Huge Infrastructure demand Rapid urbanization

Increasing demand for consumer durables Untapped rural demand

Increasing interest of foreign steel producers in India

Numerous foreign companies are setting up their facilities in India on account of various government initiatives like Make in India, Digital India and Aatmanirbhar Bharat Abhiyan. The Government of India launched Atmanirbhar Bharat Abhiyan, which translates to self-reliant India or self-sufficient India, is the vision of making India "a bigger and more important part of the global economy", pursuing policies that are efficient, competitive and resilient, and being self-sustaining and self-generating. Atmanirbhar Bharat does not mean "self-containment", "isolating away from the world" or being "protectionist". The first mention of this came in the form of the Atmanirbhar Bharat Abhiyan or Self-Reliant India Mission during the announcement of Indias COVID-19 pandemic related economic package on 12 May 2020. The five pillars of Atmanirbhar Bharat are stated as economy, infrastructure, technology-driven systems, vibrant demography and demand.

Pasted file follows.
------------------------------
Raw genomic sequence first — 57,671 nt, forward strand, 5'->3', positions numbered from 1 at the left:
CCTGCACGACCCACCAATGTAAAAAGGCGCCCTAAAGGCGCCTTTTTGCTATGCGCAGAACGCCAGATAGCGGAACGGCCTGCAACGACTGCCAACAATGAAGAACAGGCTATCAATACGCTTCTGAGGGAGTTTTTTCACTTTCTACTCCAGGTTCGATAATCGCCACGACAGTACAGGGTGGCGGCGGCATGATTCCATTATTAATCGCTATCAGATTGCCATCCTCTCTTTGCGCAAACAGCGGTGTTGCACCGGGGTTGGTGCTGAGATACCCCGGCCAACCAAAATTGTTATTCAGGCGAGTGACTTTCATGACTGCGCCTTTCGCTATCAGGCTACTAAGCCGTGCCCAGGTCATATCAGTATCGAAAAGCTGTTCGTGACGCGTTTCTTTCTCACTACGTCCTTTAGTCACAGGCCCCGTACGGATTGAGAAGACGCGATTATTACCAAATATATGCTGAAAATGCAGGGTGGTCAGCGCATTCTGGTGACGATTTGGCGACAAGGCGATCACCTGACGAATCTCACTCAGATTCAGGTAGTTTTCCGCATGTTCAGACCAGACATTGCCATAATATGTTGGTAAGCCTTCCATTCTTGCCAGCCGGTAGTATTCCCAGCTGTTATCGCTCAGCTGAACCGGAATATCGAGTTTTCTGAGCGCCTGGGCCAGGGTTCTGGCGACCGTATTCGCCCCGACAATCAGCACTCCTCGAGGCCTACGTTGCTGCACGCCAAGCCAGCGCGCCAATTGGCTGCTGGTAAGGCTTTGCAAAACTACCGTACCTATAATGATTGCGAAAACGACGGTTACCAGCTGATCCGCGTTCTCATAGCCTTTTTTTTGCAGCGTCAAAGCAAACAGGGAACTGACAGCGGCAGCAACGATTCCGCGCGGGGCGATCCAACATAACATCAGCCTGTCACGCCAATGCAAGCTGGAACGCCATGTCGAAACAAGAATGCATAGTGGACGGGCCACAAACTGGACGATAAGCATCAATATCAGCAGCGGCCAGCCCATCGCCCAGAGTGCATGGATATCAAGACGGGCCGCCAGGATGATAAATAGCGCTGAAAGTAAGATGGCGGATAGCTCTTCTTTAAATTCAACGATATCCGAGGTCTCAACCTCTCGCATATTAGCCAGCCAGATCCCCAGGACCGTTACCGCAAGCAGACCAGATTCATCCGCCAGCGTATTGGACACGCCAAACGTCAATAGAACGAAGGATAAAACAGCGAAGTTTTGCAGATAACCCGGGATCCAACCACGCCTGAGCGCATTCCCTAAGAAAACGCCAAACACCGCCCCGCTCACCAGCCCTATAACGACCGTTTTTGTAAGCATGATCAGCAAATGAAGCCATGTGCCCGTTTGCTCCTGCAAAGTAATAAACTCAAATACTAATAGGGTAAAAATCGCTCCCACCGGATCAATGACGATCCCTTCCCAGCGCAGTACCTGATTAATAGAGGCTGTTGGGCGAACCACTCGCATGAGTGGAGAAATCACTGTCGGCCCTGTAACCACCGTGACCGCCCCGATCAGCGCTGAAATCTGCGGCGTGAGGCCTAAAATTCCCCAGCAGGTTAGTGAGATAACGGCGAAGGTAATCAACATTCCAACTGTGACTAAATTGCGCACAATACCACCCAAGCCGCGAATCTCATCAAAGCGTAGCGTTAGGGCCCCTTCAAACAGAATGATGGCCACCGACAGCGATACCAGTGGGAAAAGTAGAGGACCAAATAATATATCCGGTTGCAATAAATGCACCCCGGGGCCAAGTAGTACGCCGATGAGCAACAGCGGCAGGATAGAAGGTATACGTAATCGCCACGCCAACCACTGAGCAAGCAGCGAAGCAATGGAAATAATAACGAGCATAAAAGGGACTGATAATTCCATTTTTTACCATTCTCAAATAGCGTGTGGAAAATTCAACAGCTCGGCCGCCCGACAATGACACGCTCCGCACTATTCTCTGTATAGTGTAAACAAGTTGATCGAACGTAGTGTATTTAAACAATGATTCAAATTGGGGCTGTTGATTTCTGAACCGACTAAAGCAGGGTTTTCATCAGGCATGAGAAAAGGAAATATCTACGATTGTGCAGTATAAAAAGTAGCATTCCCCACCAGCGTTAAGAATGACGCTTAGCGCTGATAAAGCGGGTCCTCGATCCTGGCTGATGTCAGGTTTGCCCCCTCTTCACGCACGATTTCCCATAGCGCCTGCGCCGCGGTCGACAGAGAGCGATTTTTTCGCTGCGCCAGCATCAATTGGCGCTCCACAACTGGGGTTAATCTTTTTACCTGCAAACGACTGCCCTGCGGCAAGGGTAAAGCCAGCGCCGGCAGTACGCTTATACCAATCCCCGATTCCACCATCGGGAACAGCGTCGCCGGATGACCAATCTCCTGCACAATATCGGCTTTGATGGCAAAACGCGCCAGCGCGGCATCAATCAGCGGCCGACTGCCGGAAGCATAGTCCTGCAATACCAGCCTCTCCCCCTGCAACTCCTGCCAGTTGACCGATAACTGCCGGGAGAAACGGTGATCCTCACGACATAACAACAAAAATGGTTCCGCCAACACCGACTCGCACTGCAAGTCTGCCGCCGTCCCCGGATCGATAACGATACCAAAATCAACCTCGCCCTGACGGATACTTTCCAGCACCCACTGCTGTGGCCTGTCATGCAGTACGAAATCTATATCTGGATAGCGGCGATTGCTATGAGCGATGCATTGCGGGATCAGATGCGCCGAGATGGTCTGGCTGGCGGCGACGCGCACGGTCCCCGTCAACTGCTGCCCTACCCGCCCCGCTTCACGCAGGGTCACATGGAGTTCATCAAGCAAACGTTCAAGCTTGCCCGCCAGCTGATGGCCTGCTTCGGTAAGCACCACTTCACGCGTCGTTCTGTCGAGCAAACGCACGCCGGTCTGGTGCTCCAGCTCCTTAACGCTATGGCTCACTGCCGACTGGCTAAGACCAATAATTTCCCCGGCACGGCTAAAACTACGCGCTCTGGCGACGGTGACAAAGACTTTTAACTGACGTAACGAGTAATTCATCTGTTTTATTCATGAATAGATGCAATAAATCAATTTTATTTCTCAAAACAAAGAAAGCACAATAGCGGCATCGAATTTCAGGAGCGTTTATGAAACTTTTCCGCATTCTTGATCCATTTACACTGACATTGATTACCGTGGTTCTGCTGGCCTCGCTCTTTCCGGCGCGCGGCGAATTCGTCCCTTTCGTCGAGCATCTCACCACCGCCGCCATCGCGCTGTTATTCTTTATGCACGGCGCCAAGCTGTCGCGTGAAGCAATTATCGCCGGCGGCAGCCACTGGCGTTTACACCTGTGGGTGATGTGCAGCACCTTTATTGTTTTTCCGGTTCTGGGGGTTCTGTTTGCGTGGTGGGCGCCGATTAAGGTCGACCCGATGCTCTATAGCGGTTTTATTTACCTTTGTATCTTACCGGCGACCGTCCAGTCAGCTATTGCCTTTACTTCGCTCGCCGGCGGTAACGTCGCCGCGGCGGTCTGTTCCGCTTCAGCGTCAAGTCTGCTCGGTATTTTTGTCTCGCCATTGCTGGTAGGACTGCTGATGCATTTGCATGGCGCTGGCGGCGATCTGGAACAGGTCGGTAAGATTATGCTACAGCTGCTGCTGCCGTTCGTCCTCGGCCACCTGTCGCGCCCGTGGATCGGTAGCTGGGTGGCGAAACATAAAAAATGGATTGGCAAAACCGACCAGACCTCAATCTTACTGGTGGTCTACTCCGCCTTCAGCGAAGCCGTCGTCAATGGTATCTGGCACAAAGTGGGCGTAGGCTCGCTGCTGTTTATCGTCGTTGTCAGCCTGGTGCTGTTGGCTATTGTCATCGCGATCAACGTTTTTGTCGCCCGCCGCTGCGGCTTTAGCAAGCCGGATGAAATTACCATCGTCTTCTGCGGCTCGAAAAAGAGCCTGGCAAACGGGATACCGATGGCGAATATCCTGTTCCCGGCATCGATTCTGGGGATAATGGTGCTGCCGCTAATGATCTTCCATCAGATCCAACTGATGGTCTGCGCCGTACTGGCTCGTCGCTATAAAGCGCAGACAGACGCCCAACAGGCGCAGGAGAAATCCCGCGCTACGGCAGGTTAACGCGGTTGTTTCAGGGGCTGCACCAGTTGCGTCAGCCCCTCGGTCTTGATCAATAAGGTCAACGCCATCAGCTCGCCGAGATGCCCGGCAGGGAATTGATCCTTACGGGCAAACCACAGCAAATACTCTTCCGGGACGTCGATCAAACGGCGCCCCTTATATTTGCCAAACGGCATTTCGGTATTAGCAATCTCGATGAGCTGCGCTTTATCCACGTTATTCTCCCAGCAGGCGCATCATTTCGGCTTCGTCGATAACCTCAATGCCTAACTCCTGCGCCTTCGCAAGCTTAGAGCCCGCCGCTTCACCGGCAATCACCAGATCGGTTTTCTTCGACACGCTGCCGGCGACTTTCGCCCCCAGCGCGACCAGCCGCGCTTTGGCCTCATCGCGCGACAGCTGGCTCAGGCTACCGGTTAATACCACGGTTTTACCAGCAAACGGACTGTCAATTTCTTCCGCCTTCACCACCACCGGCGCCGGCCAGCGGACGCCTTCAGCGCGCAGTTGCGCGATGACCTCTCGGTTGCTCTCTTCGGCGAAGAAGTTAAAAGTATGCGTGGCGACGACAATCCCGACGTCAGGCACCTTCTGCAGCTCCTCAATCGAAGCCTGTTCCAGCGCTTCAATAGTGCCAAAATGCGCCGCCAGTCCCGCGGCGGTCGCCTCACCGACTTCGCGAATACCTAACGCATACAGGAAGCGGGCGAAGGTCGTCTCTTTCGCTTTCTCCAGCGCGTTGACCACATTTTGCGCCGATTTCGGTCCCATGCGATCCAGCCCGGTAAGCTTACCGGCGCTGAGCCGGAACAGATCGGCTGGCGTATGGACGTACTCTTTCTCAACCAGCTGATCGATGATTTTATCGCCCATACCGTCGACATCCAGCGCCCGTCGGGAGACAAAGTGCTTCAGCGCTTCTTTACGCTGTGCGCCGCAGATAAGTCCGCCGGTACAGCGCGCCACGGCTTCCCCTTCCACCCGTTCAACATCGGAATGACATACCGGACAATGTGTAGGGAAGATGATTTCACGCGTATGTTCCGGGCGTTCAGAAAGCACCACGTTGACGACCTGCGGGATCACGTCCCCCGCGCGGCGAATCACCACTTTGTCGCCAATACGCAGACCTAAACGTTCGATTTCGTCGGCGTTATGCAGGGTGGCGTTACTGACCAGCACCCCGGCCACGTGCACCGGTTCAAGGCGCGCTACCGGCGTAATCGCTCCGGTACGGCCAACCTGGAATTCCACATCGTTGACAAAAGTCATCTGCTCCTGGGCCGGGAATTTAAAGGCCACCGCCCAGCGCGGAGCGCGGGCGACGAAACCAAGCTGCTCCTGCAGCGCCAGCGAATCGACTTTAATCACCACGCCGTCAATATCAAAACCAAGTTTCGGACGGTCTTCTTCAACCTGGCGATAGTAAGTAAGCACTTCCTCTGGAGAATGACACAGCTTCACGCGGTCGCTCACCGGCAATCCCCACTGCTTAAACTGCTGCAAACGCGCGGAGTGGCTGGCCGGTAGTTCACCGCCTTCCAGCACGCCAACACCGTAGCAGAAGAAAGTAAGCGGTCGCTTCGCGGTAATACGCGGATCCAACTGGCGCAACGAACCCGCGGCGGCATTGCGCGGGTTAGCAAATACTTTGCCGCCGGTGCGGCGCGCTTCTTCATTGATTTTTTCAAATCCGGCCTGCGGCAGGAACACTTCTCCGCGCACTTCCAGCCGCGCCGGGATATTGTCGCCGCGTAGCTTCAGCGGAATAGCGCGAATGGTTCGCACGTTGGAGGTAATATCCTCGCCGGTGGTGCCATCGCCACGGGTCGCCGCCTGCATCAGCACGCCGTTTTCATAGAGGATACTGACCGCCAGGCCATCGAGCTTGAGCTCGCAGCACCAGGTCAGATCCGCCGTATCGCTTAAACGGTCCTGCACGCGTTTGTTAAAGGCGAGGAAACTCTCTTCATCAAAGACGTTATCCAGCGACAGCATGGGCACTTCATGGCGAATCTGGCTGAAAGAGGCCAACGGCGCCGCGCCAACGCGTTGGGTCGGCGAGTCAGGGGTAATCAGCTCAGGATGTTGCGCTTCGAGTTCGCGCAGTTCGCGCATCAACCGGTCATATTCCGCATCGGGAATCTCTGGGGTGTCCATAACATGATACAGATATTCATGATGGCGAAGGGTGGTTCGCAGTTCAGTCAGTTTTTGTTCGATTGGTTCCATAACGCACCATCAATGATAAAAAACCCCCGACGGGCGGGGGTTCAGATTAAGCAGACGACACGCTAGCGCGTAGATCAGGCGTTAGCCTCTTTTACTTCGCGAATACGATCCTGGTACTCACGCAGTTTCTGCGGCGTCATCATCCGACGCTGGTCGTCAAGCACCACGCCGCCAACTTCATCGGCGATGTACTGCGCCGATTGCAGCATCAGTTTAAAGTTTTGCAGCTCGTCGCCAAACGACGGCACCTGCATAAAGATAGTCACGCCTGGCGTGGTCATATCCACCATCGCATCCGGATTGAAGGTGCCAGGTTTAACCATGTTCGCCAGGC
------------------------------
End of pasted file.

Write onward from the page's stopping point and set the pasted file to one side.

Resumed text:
Huge scope for growth is offered by Indias comparatively low per capita steel consumption and the expected rise in consumption due to increased infrastructure construction and the thriving automobile and railways sectors.